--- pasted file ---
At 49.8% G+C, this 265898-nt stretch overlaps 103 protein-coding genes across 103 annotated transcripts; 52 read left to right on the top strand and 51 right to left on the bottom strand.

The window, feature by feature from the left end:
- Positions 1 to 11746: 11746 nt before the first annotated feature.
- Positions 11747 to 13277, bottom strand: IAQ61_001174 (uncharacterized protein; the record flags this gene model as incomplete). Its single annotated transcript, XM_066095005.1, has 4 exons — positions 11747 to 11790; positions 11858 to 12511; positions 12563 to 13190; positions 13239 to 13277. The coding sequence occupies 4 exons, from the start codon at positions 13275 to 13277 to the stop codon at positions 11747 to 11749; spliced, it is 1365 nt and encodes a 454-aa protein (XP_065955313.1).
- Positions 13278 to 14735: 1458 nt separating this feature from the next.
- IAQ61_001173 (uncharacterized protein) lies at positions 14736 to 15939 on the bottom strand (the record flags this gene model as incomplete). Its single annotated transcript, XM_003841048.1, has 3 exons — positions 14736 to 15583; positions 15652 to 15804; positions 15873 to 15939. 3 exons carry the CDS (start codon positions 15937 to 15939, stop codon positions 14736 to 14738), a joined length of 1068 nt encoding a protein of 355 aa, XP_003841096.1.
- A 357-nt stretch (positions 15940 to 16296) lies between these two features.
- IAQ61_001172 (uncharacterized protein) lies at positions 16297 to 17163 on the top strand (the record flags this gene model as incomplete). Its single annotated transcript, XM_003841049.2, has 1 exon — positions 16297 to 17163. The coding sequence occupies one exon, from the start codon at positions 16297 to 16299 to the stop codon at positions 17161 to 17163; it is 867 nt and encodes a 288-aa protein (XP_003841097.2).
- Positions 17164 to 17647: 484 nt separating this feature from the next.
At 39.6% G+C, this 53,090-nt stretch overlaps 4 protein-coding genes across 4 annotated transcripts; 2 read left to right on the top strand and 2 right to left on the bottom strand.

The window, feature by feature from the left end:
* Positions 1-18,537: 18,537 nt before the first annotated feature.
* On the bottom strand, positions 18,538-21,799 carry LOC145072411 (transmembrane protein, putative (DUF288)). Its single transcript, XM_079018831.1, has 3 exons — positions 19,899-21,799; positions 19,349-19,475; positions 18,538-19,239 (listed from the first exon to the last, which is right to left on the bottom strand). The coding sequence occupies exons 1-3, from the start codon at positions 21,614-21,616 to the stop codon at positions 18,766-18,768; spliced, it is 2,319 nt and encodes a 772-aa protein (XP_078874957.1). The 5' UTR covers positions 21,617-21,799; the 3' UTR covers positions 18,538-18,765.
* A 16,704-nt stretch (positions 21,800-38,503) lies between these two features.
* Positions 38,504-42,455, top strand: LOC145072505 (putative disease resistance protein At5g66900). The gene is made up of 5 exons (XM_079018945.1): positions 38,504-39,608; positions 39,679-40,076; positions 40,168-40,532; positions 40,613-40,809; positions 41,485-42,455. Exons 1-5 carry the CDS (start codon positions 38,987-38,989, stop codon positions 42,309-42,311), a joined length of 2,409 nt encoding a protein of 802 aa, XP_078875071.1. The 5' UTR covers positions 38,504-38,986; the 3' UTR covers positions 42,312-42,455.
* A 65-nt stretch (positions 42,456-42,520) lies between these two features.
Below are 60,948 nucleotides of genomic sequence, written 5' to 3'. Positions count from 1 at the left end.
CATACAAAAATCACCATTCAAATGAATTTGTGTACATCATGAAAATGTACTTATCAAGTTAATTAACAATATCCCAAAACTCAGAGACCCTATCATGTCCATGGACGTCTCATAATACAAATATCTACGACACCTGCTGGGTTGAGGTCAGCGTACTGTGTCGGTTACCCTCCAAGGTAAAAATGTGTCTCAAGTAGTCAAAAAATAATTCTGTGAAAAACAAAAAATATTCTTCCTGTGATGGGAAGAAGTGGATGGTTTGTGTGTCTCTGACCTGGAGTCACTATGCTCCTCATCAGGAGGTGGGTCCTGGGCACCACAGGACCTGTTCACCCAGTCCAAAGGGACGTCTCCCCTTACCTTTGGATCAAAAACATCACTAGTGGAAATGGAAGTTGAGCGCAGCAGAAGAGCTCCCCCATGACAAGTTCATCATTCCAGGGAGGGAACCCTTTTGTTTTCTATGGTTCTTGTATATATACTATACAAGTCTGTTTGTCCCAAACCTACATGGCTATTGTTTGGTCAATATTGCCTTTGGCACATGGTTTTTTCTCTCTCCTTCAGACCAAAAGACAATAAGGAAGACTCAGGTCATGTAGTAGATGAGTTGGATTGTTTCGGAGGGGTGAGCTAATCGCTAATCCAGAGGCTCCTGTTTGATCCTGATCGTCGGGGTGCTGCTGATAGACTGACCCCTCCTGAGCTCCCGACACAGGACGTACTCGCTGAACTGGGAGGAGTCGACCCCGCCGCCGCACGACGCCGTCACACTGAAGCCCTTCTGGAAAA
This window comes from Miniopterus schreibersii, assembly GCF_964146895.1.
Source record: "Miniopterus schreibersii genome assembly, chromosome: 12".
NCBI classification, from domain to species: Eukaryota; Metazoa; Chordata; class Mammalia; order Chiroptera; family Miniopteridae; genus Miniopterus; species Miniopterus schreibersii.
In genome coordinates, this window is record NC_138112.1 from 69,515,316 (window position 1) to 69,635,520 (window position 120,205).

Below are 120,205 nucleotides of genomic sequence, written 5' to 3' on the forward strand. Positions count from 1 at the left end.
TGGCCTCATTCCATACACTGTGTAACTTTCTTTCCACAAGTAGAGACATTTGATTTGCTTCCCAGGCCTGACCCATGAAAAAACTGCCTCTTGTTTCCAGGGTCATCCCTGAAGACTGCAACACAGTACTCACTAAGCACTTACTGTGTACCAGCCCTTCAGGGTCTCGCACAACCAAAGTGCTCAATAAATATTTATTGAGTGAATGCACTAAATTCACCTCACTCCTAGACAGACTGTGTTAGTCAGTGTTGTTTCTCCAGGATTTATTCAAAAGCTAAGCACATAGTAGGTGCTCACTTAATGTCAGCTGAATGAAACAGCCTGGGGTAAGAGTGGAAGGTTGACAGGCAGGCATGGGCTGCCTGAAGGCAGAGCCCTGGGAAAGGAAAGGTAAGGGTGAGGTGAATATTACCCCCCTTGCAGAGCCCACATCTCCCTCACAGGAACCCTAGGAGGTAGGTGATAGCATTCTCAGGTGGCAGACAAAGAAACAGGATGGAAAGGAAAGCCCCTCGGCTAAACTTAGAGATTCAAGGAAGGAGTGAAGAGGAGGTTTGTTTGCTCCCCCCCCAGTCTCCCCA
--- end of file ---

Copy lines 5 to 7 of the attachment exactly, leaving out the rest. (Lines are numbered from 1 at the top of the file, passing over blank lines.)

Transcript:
- Positions 13278 to 14735: 1458 nt separating this feature from the next.
- IAQ61_001173 (uncharacterized protein) lies at positions 14736 to 15939 on the bottom strand (the record flags this gene model as incomplete). Its single annotated transcript, XM_003841048.1, has 3 exons — positions 14736 to 15583; positions 15652 to 15804; positions 15873 to 15939. 3 exons carry the CDS (start codon positions 15937 to 15939, stop codon positions 14736 to 14738), a joined length of 1068 nt encoding a protein of 355 aa, XP_003841096.1.
- A 357-nt stretch (positions 15940 to 16296) lies between these two features.